A new study completed by Gustavo R. Zubieta-Calleja based out of La Paz Bolivia has shown that residents of high altitude live longer and healthier lives then their sea-level companions. According to the study there are several things that high altitude offers that contribute to increased longevity of residents. Residents at high altitudes have adapted to life with less oxygen (hypoxia) thus enabling their bodies to be more suited for a longer life. The study also points out that at higher altitudes there is less of an occurrence of asthma and other lung diseases, this can be attributed to the dryness of the air and the abundance of sunshine typically found at higher altitudes.
Dr. Zubieta-Calleja goes on to point out that living at high altitude can improve longevity in many other ways as well.
- It alters the genetic make up populations, making them stronger and more suited to difficult living conditions
- High altitude residents are less susceptible to many diseases that sea-level residents need to be concerned with as well. This is due to the lack of mosquitos and many other disease-carrying insects that are unable to survive at high altitude.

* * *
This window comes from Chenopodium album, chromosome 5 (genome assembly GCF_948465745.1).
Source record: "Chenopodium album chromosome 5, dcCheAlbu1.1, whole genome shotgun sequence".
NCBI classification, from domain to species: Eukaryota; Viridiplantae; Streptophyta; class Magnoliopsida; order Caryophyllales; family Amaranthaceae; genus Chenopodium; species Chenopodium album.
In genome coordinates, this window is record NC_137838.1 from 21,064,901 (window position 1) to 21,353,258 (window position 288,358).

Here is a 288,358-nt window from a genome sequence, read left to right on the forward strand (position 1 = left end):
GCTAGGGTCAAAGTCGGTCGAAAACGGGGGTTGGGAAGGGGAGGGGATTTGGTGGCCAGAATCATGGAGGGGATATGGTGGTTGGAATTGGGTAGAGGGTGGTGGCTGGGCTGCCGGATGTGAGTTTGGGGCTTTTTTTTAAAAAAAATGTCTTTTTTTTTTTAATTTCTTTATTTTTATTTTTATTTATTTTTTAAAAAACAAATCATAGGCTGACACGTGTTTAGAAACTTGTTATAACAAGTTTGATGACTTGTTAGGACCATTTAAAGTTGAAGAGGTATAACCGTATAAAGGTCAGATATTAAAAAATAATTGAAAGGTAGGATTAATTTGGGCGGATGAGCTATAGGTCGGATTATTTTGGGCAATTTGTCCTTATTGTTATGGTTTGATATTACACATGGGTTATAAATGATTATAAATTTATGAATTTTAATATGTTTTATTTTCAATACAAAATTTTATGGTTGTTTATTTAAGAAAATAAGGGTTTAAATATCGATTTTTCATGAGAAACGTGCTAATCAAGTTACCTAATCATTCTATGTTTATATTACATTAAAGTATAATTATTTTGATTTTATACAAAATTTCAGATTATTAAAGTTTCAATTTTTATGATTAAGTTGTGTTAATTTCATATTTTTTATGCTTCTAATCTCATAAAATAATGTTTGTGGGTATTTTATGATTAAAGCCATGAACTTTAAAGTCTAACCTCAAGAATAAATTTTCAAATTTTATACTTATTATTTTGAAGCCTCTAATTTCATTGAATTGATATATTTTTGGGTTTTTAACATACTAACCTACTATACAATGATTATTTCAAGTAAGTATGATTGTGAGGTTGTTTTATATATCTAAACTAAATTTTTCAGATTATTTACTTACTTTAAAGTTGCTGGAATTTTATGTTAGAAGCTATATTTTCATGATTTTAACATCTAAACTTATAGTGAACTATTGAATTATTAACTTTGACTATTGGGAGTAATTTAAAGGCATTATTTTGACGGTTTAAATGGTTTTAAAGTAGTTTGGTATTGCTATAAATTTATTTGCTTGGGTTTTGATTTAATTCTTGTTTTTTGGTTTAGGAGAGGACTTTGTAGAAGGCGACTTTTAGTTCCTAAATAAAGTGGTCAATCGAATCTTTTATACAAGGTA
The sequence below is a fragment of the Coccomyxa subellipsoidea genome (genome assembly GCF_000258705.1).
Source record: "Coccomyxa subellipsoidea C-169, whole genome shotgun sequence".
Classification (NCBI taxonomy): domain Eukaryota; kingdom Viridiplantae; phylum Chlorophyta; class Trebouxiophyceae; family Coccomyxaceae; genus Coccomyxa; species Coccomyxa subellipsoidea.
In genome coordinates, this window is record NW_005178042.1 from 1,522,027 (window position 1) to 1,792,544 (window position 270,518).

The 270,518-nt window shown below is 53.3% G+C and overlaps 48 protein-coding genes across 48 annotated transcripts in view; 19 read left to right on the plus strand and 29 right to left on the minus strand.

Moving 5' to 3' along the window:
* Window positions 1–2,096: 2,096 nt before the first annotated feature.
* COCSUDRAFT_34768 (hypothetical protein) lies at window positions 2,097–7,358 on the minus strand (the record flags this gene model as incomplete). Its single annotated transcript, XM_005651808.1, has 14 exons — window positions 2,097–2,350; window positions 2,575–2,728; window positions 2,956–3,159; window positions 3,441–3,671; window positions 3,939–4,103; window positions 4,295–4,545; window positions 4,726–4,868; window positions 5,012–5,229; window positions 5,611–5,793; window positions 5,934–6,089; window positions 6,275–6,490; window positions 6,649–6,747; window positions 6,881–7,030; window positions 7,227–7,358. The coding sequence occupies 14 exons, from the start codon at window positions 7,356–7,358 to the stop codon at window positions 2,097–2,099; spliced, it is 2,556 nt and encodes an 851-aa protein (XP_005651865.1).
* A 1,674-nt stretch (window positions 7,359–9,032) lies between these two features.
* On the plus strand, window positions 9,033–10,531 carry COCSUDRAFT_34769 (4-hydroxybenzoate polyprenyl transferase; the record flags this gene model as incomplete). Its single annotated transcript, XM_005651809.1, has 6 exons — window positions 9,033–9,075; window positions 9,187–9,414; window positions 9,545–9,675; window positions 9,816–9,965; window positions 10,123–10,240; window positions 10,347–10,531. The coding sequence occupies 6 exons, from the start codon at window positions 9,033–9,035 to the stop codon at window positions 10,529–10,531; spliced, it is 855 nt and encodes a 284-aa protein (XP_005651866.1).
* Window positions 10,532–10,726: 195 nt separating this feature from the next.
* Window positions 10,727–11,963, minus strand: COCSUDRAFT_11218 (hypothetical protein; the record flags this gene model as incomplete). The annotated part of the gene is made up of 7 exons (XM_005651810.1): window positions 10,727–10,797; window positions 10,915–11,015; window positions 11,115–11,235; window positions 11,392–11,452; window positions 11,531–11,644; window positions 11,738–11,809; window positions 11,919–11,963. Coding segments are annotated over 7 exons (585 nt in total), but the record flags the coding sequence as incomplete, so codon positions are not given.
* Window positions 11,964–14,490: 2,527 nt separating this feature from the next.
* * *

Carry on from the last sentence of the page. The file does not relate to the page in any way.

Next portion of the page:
- Increased exposure to sunshine increases the bodies Vitamin D levels providing us with benefits to our hearts and well as reducing our risk of some cancers.
- High altitude also helps our hearts become stronger, thus working more effectively, while also increasing blood flow to our body and brains.
- The decrease in oxygen level at high altitude helps our lungs work more effectively and increases our ventilation.
Dr. Zubieta-Calleja’s research has shown that there are more residents over 90 and 100 years of age at high altitude then there are at comparable populations at sea-level. The study compared the city of Santa Cruz Bolivia with an elevation of 416m to La Paz Bolivia with an elevation of 3800m, both cities have a population around 2.7 million people. In Santa Cruz there were 158 residents older than 90 years of age verses 974 residents older than 90 in La Paz. The trend continues for those over 100 years of age as well. In Santa Cruz there are 6 residents over 100 years of age verses 48 residents older than 100 in La Paz. Dr. Zubieta-Calleja’s study shows that as altitude increases so does longevity.
Dr. Chris’ parents! Both in their 90’s and are happy residents of high altitude living.
Written by Rhea Teasley-Bennett FNP student
Zubieta-Calleja, G.R., & Zubieta-DeUrioste, N.A. (2017). Extended longevity at high altitude: Benefits of exposure to chronic hypoxia. BLDE University Journal of Health Sciences.